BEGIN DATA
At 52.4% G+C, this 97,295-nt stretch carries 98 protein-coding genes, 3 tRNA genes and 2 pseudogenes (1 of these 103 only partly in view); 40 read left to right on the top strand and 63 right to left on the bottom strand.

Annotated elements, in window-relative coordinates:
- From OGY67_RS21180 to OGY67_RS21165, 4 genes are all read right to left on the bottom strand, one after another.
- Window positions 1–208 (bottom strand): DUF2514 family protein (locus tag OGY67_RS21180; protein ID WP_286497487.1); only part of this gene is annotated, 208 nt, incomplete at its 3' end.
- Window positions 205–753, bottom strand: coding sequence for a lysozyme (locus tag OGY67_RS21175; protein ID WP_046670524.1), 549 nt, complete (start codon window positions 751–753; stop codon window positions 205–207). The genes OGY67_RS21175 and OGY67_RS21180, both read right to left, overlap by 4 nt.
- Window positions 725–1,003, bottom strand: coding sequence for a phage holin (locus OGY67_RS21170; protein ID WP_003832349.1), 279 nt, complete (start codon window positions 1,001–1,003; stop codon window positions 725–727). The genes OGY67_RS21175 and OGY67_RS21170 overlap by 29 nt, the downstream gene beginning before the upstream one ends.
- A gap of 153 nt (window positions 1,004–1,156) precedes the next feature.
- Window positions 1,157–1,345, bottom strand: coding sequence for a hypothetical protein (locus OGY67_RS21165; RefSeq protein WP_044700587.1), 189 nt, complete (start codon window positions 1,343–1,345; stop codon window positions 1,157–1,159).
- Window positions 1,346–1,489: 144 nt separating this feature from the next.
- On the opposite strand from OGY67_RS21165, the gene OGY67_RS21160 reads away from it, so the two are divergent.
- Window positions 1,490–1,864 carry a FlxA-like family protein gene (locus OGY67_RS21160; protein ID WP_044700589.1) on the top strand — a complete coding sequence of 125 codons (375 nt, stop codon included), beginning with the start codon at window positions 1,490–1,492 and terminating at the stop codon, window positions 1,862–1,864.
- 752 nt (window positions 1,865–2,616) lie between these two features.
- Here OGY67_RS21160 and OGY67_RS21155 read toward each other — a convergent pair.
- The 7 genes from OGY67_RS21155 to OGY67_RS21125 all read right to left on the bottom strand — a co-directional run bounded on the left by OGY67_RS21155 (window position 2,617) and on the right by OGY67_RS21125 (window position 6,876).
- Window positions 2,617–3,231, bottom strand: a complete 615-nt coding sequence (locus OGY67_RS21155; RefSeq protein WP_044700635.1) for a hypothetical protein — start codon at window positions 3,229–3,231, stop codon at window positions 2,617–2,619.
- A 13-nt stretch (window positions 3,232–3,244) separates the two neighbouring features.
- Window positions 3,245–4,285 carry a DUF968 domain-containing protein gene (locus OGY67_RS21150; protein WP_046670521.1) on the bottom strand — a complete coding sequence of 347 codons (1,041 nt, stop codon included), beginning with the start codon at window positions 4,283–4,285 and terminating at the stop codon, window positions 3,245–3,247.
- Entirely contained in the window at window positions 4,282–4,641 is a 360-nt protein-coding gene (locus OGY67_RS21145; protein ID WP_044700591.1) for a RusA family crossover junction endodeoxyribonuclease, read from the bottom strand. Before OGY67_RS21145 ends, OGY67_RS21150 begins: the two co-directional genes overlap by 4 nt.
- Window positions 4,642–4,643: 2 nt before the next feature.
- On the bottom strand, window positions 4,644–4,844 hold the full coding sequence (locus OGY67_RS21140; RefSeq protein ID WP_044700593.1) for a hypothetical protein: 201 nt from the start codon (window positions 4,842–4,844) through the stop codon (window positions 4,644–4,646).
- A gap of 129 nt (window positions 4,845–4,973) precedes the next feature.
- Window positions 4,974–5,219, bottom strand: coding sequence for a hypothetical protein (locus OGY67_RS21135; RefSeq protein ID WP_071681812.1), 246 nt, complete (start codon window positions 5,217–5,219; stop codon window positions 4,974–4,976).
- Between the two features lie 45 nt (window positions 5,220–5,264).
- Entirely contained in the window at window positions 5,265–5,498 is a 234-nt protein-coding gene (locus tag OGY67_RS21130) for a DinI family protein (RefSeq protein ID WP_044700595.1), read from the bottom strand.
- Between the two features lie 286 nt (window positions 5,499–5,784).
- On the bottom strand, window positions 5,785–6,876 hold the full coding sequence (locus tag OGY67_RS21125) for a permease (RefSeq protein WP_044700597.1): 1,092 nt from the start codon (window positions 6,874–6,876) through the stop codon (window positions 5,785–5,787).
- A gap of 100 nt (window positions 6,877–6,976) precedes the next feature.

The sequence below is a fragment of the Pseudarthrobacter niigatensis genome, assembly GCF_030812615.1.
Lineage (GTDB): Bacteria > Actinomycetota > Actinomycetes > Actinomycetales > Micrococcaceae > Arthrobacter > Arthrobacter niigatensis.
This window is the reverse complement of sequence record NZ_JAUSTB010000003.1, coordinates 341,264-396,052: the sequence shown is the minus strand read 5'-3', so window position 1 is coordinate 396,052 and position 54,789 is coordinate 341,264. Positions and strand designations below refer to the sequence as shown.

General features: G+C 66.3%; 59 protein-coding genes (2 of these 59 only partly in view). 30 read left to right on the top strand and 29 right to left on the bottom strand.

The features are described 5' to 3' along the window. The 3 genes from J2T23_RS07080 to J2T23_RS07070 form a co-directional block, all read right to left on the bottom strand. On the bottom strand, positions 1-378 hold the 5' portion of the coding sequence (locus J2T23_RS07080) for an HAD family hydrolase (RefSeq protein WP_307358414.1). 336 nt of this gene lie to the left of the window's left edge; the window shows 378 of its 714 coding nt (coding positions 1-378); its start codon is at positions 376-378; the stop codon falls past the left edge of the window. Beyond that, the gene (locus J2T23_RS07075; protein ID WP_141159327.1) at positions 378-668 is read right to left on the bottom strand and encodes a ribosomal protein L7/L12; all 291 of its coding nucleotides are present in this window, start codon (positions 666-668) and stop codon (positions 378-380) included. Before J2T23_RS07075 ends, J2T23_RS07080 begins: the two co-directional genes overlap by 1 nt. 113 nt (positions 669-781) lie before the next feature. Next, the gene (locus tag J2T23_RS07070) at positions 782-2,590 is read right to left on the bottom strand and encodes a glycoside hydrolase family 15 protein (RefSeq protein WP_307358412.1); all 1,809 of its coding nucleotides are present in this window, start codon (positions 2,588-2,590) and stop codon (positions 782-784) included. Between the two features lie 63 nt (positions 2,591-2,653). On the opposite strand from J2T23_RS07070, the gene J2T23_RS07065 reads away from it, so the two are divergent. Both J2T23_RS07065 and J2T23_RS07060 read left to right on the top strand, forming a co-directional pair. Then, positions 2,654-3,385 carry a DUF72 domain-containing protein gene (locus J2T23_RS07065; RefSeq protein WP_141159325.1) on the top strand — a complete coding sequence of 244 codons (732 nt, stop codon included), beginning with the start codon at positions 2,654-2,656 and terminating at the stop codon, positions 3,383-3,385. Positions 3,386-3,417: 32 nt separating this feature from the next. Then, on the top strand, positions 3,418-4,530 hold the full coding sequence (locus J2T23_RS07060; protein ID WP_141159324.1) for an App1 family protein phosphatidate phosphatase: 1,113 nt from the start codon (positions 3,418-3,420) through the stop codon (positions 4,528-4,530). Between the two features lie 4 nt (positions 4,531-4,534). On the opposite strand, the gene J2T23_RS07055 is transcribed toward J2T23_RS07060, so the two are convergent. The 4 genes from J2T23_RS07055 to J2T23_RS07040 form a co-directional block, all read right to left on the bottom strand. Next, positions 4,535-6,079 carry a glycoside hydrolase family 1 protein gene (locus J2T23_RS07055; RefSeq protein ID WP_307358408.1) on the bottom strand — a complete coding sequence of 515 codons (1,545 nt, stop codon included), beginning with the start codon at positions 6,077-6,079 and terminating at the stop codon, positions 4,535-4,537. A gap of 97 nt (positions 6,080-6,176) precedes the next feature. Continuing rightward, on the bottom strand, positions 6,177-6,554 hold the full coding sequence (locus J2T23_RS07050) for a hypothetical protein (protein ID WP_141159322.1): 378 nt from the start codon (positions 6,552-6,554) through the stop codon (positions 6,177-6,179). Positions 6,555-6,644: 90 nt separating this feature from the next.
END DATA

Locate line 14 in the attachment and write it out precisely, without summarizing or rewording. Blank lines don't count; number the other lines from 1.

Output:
- The 7 genes from OGY67_RS21155 to OGY67_RS21125 all read right to left on the bottom strand — a co-directional run bounded on the left by OGY67_RS21155 (window position 2,617) and on the right by OGY67_RS21125 (window position 6,876).